Being Wrong About a Book

Every year around this time I become completely obsessed with the School Library Journal Battle of the Books competition. If you aren’t familiar with it, it’s a nearly month long contest that rounds up elite children’s/YA authors to judge head-to-head contests between a variety of books ranging from Middle Grade to Non-fiction to YA. The books are assigned to brackets, and one book from each bracket is eliminated, the other advancing to the next round and so forth until the final battle.

In the most recent contest, the judge expressed a fear of being wrong about a book. She was worried that after reading both books she’d pick the one that was less deserving or overlook something in the “losing” book that ends up being hailed as the greatest children’s book of all time. (A slight exaggeration, but you get my meaning.) In this age of Social Media where we are all so involved in the conversation, the fear of making that wrong choice is even greater.

Being a regular reviewer for a local Canadian Children’s Book Review periodical and having sat on a number of awards committees myself, picking the wrong book is a fear I can totally identify with. I’ve been in this industry for over 15 years, and been a buyer for 10. I like to think I have a pretty good eye and a solid instinct for good books, but the one lesson I’ve learned over the years is that books are incredibly subjective. Even knowing that, it’s hard not to doubt your opinion when that book that you eliminated or passed over is universally loved by just about everybody else on the planet. I read it. I carefully evaluated it, but I didn’t choose it or even necessarily like it. There’s no rule that says I have to like every critically acclaimed or buzzy book (often I don’t), but that doubt grows even bigger when said book wins not just one, but multiple awards, and makes all of the best books of the year lists, etc…You start to wonder- what didn’t I see in this book?

I have often been in the minority of disliking something that the rest of the members on my committee ranks highly, and vice-versa. I’ve often championed something that isn’t the recipient of the love such as Daniel Kraus’ Life and Death of Zebulon Finch which didn’t get nearly the attention I thought it deserved. When I first started developing collections 10 years ago, my boss kindly told me that being that I lack a crystal ball that tells me absolutely what reaction a book will garner, I can’t second guess myself. Best-seller or bust, there is never an absolutely right or absolutely wrong choice, and that is the beauty of not only books, but any art form.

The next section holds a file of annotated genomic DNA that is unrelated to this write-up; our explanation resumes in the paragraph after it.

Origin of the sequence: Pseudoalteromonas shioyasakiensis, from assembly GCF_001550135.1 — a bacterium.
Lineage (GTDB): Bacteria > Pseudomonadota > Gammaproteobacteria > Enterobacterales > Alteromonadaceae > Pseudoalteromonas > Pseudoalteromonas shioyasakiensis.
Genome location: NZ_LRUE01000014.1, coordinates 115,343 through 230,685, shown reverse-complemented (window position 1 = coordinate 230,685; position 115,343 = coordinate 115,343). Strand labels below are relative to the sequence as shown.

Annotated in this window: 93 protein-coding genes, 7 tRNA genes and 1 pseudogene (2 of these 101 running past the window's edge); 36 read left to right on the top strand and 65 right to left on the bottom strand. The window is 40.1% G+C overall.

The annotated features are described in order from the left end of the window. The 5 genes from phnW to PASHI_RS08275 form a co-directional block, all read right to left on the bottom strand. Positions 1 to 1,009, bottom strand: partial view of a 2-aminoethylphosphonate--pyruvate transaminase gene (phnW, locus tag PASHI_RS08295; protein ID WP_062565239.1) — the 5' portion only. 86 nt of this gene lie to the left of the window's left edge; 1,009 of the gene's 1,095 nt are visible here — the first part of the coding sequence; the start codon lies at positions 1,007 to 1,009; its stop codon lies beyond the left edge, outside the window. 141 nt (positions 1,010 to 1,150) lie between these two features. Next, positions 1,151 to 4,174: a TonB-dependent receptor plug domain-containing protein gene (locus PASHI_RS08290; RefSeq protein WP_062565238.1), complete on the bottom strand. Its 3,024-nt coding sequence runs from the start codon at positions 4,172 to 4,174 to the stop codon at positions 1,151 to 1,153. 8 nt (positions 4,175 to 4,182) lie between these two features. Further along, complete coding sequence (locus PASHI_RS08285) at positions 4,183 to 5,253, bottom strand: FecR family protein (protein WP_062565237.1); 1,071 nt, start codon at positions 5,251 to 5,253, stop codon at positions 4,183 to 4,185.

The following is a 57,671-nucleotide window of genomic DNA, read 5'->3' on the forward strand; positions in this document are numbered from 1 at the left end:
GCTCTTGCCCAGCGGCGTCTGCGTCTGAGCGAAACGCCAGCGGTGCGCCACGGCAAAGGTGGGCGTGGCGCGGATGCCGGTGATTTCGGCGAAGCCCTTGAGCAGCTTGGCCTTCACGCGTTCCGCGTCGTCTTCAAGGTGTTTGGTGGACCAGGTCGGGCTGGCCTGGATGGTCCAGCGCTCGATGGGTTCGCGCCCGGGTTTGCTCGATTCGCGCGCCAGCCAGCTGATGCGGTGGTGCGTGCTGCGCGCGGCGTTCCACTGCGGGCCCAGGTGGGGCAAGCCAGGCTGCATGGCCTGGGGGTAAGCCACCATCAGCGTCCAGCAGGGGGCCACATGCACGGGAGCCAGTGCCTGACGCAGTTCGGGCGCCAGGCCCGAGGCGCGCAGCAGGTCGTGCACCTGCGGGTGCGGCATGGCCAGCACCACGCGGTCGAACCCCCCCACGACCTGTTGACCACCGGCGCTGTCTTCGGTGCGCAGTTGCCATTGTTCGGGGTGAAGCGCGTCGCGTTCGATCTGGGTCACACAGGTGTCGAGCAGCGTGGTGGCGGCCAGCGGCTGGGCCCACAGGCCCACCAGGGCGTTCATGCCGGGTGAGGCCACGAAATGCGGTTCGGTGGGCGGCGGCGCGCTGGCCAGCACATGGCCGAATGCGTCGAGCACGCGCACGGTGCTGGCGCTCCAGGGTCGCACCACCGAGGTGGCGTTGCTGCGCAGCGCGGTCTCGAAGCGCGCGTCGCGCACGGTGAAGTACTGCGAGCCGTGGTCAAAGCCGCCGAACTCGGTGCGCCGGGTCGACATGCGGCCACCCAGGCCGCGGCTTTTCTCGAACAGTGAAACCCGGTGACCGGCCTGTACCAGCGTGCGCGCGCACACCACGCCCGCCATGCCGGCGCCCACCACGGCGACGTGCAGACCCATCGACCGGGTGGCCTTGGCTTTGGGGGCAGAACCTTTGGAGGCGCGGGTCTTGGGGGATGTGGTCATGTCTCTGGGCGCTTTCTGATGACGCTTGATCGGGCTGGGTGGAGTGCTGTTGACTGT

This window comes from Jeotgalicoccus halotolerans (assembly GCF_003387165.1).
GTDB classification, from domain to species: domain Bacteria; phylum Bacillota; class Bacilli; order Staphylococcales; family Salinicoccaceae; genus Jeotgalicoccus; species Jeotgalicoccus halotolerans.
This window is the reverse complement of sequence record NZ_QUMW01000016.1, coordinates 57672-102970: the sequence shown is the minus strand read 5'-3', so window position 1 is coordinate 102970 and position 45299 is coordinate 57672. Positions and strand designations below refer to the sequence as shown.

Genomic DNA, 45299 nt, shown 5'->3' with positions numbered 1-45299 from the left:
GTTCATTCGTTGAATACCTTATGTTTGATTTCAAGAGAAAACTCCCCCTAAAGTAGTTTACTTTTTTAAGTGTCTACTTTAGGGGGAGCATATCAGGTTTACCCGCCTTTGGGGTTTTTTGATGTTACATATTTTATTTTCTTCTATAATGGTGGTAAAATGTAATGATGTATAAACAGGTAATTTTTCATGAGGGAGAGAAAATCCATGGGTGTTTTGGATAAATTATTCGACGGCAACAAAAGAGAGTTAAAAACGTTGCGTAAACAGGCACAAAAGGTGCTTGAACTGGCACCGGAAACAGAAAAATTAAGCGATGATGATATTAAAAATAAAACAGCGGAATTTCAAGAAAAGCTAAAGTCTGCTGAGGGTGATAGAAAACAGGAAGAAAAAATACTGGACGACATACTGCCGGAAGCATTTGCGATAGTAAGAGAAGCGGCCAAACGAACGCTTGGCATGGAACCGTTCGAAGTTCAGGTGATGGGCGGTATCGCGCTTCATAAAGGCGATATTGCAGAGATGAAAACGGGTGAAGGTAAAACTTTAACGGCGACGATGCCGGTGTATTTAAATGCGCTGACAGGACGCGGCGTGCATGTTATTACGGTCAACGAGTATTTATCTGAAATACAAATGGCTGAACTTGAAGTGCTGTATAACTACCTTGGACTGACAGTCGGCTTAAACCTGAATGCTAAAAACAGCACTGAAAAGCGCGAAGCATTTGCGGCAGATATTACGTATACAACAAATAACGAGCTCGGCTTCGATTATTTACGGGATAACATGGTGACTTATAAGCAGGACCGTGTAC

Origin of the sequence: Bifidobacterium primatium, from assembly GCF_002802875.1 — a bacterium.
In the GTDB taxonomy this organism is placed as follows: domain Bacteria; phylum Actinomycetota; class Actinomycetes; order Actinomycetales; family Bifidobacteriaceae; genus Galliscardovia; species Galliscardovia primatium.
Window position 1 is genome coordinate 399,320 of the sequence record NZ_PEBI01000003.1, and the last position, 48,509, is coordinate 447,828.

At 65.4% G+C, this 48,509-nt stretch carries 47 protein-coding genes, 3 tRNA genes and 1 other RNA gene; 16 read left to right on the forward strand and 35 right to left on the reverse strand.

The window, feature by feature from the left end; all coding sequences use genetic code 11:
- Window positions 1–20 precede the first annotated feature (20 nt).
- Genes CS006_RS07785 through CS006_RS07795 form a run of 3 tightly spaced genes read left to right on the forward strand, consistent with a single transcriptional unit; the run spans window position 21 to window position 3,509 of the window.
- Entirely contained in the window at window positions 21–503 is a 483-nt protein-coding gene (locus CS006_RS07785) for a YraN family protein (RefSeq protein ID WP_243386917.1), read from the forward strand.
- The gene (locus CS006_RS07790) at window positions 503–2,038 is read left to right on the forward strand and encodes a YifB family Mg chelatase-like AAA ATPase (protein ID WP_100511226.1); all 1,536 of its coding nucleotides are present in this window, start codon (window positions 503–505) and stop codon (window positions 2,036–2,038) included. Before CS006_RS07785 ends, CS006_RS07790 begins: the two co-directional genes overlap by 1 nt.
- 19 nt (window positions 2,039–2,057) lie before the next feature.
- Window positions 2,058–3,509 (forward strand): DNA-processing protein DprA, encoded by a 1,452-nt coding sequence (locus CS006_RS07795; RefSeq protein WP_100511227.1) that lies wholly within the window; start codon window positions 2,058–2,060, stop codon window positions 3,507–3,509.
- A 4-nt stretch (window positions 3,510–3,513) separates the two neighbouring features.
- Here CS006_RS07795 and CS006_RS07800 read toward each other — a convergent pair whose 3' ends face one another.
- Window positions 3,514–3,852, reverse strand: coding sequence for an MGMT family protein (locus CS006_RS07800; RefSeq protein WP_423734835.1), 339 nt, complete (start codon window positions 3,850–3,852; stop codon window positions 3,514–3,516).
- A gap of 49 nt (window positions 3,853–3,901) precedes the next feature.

2 Responses to Being Wrong About a Book

  1. Peter Taylor Mar 30 2016 at 6:18 am #

    I’m writing from Australia and unfamiliar with this judging process, but it sounds fascinating – thank you for the article and insight.

    This is therefore not a comment on your process and criteria, or any particular award, but on occasions I have looked at a new children’s book and decided that will probably gain acclaim somewhere in the world by adult award judges because it looks wonderful, it’s literary, fantastically designed with exemplary production values, perfect for class discussion …but I doubt that most children will enjoy reading it or ask for it to be read to them more than once. (But I have been wrong from time to time.) If purchased for the child by an adult friend/relative, as a gift, I think the book in question will be glanced at and shelved indefinitely. I do believe that children’s books selected for awards should at least have a degree of popularity with the target readership. But I don’t know how that’s achieved. There have been plenty of awarded books that have not sold well. I think the Bologna Award has occasionally had the same problem. One award winning pop-up book I saw there a number of years ago was so fragile that it would have been destroyed by a child handling it before a word was read. But it was cleverly produced and the text may have been wonderful. Who do we want to take notice of our awarded book lists, and shortlists? Mainly teachers and librarians who know what will be an unforgettable experience for a child: good medicine and a talking point, whether it’s enjoyed or not? I don’t believe we should award the industry for creating books that are unsuitable to be promoted as perfect books for parents to buy for their children, most of whom will be eternally grateful. For these reasons, awards judged only on literary merit and production value have a danger of being irrelevant to the ‘general population’ and not worth publicising through the media and book stores. Maybe these kinds of awards are best kept for insiders only.

  2. Leslie Tall Manning Mar 30 2016 at 4:24 pm #

    Thank you for this article.
    I agree with not always jumping on the bandwagon with the masses when it comes to likes or dislikes. As a private English tutor, I have to be careful not to share too many of my “dislike” ideas with my students! But I do try to get them, in their own words, to critique what they have read. Even if they don’t like a book, as long as they can explain why, then I am happy. Critical thinking and supporting ideas are always important, whether positive or negative viewpoints.
    Beauty is in the eye…
    ; )

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